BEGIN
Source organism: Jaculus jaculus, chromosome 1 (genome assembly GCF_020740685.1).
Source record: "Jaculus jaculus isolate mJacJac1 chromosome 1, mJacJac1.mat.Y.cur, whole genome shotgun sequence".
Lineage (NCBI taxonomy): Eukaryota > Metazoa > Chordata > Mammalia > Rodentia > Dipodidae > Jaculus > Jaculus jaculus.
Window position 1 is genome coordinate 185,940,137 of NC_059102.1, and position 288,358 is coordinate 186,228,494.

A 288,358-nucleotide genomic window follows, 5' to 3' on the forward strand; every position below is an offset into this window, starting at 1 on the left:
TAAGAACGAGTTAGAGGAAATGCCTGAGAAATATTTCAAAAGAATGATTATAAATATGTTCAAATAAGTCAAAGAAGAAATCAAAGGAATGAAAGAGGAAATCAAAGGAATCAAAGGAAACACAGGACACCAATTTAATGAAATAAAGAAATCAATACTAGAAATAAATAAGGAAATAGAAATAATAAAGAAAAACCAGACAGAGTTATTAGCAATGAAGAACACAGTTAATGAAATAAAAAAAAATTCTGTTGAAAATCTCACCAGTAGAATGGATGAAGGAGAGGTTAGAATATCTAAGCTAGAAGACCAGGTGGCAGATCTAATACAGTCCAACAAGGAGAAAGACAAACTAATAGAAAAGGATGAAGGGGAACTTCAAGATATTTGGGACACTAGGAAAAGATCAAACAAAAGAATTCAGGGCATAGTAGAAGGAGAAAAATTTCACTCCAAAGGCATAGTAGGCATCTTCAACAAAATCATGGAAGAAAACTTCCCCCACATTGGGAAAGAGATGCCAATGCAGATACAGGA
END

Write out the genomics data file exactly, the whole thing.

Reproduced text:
Source organism: Jaculus jaculus, chromosome 1 (genome assembly GCF_020740685.1).
Source record: "Jaculus jaculus isolate mJacJac1 chromosome 1, mJacJac1.mat.Y.cur, whole genome shotgun sequence".
Lineage (NCBI taxonomy): Eukaryota > Metazoa > Chordata > Mammalia > Rodentia > Dipodidae > Jaculus > Jaculus jaculus.
Window position 1 is genome coordinate 185,940,137 of NC_059102.1, and position 288,358 is coordinate 186,228,494.

A 288,358-nucleotide genomic window follows, 5' to 3' on the forward strand; every position below is an offset into this window, starting at 1 on the left:
TAAGAACGAGTTAGAGGAAATGCCTGAGAAATATTTCAAAAGAATGATTATAAATATGTTCAAATAAGTCAAAGAAGAAATCAAAGGAATGAAAGAGGAAATCAAAGGAATCAAAGGAAACACAGGACACCAATTTAATGAAATAAAGAAATCAATACTAGAAATAAATAAGGAAATAGAAATAATAAAGAAAAACCAGACAGAGTTATTAGCAATGAAGAACACAGTTAATGAAATAAAAAAAAATTCTGTTGAAAATCTCACCAGTAGAATGGATGAAGGAGAGGTTAGAATATCTAAGCTAGAAGACCAGGTGGCAGATCTAATACAGTCCAACAAGGAGAAAGACAAACTAATAGAAAAGGATGAAGGGGAACTTCAAGATATTTGGGACACTAGGAAAAGATCAAACAAAAGAATTCAGGGCATAGTAGAAGGAGAAAAATTTCACTCCAAAGGCATAGTAGGCATCTTCAACAAAATCATGGAAGAAAACTTCCCCCACATTGGGAAAGAGATGCCAATGCAGATACAGGA